Who are the Real Winners and Losers in Heritage Tourism?

Berkita Bradford
D’Andra Bradford.
Cultural heritage tourism is traveling to experience the places and activities that authentically represent the stories and people of the past and present. Heritage tourism allows tourists to learn about and be surrounded by local customs, traditions, history and culture. (www.sulturalheritagetourism.org) In a recent New York times article, Experiencing New Orleans with fresh eyes and ears the author refers to cool places in New Orleans as “really rundown” and not rundown by design (www.nytimes.com). Being a native of Louisiana and currently living in Queens, NY, I found the article quite disturbing. During my lifespan, I have gone to a number of “rundown” places in search of an authentic experience. I have always considered the condition of the facility as part of the experience.

I was also recently in the Bahamas with a group of hospitality students for a study abroad course. While in the Bahamas we participated in a People to People cultural experience. People to People is a free program that allows you to experience Bahamian culture and cuisine, learn more about their history, and develop long-lasting friendships with Bahamian ambassadors (www.bahamas.com).Bradford & Bradford 2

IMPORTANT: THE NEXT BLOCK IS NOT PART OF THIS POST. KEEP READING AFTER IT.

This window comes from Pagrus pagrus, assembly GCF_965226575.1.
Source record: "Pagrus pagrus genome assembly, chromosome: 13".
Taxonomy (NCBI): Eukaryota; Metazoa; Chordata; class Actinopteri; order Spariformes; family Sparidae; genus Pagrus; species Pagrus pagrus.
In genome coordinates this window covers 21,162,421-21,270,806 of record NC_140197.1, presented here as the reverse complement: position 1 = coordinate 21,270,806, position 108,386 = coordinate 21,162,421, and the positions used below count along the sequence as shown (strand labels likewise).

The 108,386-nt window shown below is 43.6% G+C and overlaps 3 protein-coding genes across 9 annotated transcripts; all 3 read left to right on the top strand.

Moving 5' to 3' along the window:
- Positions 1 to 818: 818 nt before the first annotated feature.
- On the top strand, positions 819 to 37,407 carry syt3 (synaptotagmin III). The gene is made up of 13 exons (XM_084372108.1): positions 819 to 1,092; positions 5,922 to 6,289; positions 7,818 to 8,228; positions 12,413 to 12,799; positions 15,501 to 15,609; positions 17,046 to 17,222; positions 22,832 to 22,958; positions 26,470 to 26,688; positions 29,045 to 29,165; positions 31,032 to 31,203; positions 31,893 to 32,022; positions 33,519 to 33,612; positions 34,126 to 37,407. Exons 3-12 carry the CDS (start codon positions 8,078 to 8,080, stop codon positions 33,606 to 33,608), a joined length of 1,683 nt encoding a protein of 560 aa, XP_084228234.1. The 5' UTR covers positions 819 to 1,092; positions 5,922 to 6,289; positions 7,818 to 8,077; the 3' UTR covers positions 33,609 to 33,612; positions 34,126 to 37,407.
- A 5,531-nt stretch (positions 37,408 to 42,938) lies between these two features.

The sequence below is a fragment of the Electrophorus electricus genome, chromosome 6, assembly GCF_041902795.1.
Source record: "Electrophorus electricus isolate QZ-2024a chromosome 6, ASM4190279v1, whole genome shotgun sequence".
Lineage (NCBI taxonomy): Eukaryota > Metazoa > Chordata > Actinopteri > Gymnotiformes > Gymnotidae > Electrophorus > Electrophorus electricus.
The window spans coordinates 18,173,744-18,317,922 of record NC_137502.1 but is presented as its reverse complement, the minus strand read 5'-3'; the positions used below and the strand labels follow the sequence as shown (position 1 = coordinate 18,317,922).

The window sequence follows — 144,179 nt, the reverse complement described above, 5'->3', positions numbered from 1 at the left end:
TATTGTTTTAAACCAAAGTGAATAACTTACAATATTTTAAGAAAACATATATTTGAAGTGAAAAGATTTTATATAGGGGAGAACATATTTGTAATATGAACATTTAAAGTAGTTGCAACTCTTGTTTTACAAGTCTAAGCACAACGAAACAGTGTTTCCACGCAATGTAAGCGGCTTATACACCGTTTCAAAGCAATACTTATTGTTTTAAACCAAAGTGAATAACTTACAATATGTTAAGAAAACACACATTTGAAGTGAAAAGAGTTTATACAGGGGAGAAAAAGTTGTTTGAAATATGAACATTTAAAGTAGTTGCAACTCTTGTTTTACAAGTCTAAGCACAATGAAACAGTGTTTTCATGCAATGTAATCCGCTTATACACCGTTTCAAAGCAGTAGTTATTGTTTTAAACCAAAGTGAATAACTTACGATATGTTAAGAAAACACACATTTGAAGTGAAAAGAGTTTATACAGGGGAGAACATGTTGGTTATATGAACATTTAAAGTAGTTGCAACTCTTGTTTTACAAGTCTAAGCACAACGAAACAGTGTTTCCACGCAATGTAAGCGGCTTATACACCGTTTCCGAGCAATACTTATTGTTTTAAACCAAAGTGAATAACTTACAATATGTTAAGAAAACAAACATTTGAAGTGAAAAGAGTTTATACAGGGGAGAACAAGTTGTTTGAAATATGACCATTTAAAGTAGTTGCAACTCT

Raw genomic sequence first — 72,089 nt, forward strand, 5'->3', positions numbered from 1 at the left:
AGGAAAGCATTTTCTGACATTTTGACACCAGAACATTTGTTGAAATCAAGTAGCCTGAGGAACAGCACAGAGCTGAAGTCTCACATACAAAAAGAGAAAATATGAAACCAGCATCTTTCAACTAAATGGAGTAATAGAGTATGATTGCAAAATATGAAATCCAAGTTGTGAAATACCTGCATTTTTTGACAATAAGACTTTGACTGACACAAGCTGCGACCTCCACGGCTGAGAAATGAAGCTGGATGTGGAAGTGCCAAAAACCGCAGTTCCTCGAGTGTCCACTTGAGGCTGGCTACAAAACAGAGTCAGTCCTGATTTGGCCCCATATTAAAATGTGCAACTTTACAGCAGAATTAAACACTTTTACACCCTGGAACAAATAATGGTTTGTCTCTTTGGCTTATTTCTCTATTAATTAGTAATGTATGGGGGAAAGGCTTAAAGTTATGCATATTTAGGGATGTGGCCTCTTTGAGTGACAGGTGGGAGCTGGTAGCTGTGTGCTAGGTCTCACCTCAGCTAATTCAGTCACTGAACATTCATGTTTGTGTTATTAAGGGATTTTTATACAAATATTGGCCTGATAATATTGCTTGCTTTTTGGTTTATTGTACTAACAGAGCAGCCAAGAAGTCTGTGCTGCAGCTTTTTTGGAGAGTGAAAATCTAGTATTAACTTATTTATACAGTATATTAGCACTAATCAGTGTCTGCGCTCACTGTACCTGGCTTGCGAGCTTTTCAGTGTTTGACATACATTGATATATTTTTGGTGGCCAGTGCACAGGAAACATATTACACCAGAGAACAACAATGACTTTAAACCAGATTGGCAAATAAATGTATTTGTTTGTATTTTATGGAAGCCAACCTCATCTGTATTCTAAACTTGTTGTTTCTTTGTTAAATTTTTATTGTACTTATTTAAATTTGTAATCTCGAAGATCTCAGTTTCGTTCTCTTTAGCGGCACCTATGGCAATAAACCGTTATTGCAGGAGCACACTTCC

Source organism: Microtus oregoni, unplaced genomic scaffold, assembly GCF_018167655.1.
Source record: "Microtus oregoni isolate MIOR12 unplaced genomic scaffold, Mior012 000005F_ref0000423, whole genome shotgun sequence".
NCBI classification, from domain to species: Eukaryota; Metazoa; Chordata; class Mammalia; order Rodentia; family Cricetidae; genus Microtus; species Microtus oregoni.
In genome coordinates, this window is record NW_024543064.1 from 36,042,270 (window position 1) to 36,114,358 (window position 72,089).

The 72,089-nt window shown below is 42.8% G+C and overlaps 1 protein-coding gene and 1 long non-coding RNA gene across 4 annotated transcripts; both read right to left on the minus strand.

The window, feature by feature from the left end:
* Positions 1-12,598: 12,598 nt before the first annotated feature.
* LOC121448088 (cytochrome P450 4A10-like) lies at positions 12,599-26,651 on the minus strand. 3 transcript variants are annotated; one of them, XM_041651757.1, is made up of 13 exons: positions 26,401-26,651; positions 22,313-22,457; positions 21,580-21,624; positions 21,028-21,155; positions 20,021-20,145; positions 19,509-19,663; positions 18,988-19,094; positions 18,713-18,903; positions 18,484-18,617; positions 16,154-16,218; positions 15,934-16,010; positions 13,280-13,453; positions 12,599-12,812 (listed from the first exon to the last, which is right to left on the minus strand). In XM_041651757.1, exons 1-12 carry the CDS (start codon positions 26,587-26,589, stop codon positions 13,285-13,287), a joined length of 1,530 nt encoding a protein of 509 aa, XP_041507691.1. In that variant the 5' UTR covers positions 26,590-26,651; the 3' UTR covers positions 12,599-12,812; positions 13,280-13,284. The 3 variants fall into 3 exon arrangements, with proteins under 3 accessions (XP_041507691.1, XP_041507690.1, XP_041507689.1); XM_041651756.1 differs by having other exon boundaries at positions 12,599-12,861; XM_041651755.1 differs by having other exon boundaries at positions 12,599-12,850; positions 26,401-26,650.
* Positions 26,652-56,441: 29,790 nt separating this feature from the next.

During our visit to the Bahamas we experienced everything from extremely glossy to the not so glossy. However, what the students enjoyed the most was the “People to People” experience. When the students were in the backyard of a local Bahamian eating conch fritters and salad they expressed they felt like they were “really in the Bahamas”. However, we didn’t pay for the delicious food, great music, or entertainment and it was all five star caliber.

As business students we are taught that free has no value. When “locals” invite you into their homes and neighborhoods, when you purchase the cheap authentic food, and the not so expensive trinkets, and woven handbags who really wins? Is it the expensive hotels owned by foreigners with their over priced “Americanized” coffee and sandwich shops? Is it the local tourism office or business owners with shiny new buildings? After reading the New York Times article and listening to my students it got me to thinking. Who really wins in heritage tourism? Does heritage tourism exploit indigenous populations? How can government agencies and tourism bureaus better serve those individuals providing these authentic experiences?